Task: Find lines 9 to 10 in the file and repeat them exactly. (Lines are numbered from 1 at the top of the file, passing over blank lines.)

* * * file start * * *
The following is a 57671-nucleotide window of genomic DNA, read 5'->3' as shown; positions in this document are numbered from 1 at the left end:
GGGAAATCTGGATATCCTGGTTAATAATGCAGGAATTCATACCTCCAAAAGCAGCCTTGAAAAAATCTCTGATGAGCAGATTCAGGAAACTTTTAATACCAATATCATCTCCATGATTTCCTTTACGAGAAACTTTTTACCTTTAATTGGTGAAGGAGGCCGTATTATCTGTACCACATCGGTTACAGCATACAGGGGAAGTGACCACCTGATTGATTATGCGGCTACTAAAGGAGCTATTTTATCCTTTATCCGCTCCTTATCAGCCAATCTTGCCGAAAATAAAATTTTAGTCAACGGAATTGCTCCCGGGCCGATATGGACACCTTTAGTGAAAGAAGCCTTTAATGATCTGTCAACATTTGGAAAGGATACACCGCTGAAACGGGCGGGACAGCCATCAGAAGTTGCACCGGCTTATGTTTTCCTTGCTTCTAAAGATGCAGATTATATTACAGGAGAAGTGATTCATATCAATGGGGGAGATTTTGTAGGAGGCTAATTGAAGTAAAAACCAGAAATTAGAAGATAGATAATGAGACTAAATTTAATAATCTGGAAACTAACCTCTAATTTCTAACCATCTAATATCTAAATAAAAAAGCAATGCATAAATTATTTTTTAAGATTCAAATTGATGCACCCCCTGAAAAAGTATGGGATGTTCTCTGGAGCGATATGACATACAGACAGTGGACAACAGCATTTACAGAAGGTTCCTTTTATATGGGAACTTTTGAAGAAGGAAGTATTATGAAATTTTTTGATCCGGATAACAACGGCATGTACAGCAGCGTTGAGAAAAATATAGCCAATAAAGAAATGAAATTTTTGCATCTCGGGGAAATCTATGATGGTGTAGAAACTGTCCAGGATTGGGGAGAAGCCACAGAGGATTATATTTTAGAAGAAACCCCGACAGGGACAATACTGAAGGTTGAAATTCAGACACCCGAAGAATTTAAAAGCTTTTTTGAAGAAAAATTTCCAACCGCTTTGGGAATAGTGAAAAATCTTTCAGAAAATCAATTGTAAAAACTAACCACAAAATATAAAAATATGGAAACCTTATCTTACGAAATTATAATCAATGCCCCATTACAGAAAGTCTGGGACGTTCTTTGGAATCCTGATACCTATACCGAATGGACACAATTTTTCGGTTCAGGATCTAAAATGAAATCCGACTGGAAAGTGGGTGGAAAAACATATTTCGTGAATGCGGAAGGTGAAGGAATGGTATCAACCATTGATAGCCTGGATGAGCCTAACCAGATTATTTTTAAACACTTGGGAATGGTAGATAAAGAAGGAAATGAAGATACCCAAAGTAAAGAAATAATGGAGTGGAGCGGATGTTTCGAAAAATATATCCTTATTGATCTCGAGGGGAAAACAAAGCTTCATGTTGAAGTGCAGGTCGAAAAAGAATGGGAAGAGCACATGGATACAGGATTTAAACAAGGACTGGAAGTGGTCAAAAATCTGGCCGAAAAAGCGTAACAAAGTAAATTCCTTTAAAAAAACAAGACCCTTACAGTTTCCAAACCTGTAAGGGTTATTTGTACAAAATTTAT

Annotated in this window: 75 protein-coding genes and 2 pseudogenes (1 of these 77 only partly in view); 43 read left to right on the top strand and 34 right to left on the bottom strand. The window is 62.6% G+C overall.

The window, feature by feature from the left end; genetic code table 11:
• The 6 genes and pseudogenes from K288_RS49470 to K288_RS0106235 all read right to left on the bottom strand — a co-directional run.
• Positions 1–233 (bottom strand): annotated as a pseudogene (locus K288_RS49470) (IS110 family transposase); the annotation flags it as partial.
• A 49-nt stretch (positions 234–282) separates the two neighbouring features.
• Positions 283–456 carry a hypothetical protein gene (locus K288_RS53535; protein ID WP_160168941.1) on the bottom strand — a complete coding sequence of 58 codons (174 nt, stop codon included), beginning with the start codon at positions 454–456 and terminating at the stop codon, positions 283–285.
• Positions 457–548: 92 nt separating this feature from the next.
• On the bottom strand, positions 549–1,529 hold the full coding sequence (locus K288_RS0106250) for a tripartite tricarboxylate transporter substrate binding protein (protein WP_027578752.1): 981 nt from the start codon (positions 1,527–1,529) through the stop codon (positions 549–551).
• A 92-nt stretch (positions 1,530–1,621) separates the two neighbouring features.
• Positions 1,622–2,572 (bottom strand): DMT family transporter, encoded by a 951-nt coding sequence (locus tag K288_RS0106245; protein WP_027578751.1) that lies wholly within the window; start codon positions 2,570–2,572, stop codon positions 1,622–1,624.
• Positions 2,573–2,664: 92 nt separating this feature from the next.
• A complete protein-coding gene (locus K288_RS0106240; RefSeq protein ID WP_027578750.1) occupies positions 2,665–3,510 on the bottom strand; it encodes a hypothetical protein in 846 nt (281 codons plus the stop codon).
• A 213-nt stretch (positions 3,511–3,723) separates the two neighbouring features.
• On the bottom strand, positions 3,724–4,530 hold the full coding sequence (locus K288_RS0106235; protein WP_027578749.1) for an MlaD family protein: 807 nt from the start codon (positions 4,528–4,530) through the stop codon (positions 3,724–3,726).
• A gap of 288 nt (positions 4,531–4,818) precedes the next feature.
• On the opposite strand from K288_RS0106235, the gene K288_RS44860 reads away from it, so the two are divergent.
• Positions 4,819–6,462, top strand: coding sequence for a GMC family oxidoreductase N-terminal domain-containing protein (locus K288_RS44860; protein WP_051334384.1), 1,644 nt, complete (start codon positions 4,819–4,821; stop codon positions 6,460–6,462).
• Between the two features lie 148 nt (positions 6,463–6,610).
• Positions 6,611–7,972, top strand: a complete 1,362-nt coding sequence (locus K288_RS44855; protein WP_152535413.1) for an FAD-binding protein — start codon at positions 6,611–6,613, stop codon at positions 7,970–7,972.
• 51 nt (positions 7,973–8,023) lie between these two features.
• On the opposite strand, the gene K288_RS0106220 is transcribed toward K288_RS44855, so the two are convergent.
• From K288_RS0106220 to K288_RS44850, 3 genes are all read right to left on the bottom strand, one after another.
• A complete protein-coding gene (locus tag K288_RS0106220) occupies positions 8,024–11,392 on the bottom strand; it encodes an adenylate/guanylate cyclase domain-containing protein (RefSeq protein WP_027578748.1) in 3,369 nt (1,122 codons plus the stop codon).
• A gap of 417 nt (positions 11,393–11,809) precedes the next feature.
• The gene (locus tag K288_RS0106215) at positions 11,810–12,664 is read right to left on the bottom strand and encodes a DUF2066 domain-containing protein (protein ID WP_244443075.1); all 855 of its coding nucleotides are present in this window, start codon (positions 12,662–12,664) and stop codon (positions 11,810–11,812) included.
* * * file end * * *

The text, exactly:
• Positions 457–548: 92 nt separating this feature from the next.
• On the bottom strand, positions 549–1,529 hold the full coding sequence (locus K288_RS0106250) for a tripartite tricarboxylate transporter substrate binding protein (protein WP_027578752.1): 981 nt from the start codon (positions 1,527–1,529) through the stop codon (positions 549–551).